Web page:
By Michael Hurley, CBS Boston

BOSTON (CBS) — Let the competition begin.

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The Patriots may have spent a first-round pick on Mac Jones at No. 15 on Thursday night. It may have been the highest pick Bill Belichick has ever used on a quarterback. It may seem like a sure thing that Jones was selected to be the Patriots’ starting quarterback.

But like any position on the Patriots roster, the starting quarterback spot has to be earned. And right now, the only person who’s earned that job is named Cameron Newton.

“I think he’ll be able to process the offense,” Belichick said of Jones. “It’s obviously gonna take a lot of time, we’ll see how it goes. Cam’s our quarterback. Whatever time Jarrett [Stidham] or Mac are ready to challenge and compete, we’ll see how that goes. Right now, Mac, he’s just got a lot of learning in front of him.”

That news is … sure to raise some eyebrows in New England.

The Patriots obviously felt obligated to select a quarterback, after Year 1 of the post-Tom Brady era resulted in the team’s worst record since 2000. Newton was a highly effective rusher last year (592 yards, 12 touchdowns, on 137 attempts) but struggled as a passer. He completed 65.8 percent of his passes for 2,657 yards with just eight touchdowns and 10 interceptions.

Surely, a team doesn’t draft a quarterback in the top half of the first round without expecting him to be the starter eventually. Sooner than later, even. Oftentimes by Week 1.

Yet for now, the top of the quarterback depth chart reads “NEWTON.”

And for what it’s worth, Jones said all the right things about his straightforward expectations for joining the team.

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“Both those guys are role models to me right now and I’m just going to go behind them and learn how they did it,” Jones said of Newton and Jarrett Stidham. “Just play my role and listen to them and take advice and help them however I can, whether it’s taking notes or whatever I need to do to help the team win.”

On Newton specifically, Jones said, “It’s his show, and I’m just there to support him and then kind of just help out the team in whatever way I can.”

Regardless of the larger plans for the player, Jones naturally couldn’t step to the (virtual) podium and declare himself the day one starting quarterback for the New England Patriots. And Belichick made sure to keep expectations on Jones from getting too high before he’s even put on a Patriots helmet for minicamp.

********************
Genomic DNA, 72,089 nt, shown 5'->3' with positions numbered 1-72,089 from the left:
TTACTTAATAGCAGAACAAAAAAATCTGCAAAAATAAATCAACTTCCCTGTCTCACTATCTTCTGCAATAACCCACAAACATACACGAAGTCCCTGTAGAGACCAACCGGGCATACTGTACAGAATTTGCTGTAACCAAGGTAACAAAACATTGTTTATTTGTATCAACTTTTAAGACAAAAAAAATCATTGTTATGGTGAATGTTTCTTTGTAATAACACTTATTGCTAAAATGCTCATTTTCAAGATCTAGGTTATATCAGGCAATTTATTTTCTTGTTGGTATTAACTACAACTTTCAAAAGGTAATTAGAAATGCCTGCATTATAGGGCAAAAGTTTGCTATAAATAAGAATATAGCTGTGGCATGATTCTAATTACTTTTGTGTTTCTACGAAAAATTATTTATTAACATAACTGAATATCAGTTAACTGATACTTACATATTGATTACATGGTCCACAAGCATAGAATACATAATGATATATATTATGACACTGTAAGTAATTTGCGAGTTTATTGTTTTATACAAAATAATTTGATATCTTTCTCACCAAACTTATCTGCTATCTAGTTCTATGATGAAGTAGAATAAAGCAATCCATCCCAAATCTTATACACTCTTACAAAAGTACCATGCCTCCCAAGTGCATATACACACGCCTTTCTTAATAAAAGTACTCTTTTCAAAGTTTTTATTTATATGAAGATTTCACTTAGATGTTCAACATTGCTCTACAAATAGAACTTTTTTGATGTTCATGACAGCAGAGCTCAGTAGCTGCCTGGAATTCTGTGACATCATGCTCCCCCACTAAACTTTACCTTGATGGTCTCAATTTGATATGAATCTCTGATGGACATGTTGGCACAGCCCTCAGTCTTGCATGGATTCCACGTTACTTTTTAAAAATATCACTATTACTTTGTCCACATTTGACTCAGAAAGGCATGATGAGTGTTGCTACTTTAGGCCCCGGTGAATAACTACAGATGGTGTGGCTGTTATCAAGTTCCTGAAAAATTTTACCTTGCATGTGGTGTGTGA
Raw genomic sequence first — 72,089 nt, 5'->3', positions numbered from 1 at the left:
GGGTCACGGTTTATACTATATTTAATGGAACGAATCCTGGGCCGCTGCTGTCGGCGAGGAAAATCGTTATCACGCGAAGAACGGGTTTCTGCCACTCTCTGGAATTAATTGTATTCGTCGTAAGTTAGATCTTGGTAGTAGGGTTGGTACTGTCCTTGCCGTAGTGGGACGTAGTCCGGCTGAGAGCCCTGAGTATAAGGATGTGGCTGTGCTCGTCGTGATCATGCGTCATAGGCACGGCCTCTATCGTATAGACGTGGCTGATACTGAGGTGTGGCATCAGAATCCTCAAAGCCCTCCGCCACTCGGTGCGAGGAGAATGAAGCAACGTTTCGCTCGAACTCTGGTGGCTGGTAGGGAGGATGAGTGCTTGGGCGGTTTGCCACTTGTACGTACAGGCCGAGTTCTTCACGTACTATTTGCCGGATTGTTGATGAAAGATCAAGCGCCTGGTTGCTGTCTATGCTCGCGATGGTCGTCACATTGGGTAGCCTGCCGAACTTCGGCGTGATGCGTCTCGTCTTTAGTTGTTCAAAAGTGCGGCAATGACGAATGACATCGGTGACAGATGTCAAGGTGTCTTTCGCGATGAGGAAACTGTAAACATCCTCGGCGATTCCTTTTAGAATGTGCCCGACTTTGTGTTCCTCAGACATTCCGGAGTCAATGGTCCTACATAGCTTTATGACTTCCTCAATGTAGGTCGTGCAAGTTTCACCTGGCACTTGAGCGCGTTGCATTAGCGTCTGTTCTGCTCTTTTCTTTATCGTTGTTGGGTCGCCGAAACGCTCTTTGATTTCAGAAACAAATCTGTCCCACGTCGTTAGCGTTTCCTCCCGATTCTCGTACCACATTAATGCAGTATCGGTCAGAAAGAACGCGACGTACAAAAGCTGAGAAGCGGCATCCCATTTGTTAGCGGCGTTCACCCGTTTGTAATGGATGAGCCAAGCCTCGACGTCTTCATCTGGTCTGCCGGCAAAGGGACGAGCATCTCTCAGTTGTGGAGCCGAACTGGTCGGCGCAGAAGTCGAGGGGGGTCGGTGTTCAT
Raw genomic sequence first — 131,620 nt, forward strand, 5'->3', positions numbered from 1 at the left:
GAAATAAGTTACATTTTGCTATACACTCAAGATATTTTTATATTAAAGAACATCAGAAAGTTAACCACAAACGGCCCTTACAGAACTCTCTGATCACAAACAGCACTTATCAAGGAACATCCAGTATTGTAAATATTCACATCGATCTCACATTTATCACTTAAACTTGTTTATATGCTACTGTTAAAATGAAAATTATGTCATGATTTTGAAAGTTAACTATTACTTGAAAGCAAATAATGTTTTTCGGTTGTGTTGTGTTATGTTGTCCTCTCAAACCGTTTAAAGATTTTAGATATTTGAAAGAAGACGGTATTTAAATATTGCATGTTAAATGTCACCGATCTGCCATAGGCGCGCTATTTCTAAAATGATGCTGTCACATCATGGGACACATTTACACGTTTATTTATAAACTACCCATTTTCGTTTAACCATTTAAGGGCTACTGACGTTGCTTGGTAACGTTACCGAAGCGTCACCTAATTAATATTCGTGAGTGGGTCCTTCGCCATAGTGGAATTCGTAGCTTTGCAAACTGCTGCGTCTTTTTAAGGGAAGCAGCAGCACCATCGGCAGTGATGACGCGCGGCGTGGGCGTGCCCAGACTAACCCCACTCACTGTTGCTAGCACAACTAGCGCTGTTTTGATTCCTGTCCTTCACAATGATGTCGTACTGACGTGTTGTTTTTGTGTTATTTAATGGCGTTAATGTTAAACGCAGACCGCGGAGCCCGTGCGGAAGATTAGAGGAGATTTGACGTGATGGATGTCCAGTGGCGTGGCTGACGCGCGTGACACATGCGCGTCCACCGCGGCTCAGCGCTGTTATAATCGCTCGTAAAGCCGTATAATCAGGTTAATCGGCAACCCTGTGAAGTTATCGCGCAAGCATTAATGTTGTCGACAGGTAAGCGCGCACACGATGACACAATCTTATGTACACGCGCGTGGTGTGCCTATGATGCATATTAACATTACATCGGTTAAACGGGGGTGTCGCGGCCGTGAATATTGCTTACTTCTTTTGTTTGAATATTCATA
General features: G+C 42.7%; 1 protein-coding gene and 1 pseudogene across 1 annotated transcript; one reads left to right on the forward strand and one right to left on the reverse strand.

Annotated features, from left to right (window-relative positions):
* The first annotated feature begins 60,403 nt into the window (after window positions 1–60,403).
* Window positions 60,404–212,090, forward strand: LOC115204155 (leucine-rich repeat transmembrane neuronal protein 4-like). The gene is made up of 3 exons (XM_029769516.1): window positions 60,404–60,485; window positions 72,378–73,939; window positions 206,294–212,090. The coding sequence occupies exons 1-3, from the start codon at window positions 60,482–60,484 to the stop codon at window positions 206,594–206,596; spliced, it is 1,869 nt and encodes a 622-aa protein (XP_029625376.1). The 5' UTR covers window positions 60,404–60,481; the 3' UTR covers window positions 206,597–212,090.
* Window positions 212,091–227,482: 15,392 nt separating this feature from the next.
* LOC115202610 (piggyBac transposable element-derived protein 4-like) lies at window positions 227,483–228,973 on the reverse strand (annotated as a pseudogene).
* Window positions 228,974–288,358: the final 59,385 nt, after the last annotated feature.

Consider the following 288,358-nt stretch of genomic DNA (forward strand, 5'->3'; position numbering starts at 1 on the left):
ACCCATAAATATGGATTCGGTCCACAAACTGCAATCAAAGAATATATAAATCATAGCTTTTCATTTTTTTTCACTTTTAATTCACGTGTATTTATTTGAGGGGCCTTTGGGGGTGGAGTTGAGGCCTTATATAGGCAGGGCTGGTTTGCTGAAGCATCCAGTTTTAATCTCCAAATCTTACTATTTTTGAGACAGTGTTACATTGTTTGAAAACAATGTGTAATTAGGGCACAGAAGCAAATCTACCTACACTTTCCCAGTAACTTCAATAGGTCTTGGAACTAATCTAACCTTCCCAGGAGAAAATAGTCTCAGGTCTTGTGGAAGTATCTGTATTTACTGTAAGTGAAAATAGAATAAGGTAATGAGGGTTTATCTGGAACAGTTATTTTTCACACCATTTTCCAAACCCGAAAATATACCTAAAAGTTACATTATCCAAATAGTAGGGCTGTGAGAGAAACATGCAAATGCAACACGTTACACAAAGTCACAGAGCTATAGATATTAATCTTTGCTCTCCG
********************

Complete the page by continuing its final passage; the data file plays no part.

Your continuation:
“We’ll see how it transfers to the NFL,” Belichick said of Jones’ eye-popping collegiate stats. “It’s a little different game. Competition is quite a bit higher, and there’s a lot more happening a lot quicker. So, I don’t know. We’ll see how it goes.”

Jones is coming off a season at Alabama where he threw 41 touchdowns and just four interceptions, racking up 4,500 yards, setting an NCAA record with a 77.4 percent completion rate, all while leading the Crimson Tide to a 13-0 season and a national championship. Despite that success, Belichick indicated there’s no guarantee of anything in the NFL.

“What’s going to happen at this level is going to be more complex and faster and more difficult than what happened at the last level, just like it is from high school to college. So that takes some time, that takes some adjusting to,” Belichick said. “I’m looking forward to working with Mac, I know he’s looking forward to it. It’s a big challenge, it’s a long road, it’s a big grind, but that’s what we all signed up for. So, we’re excited to move in that direction, but we all have a long way to go. So, we need to learn what he can do, he needs to learn a lot about professional football and refine his fundamentals and techniques, we need to coach all the other players as well. So, again, I just see this as a big process going forward for all of us.”

Newton’s job, though, is not permanent. Belichick was asked what it would take for Newton to no longer be the Patriots’ No. 1 QB. His answer was simple.

“Somebody would have to play better than he does,” Belichick said.

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You can email Michael Hurley or find him on Twitter @michaelFhurley.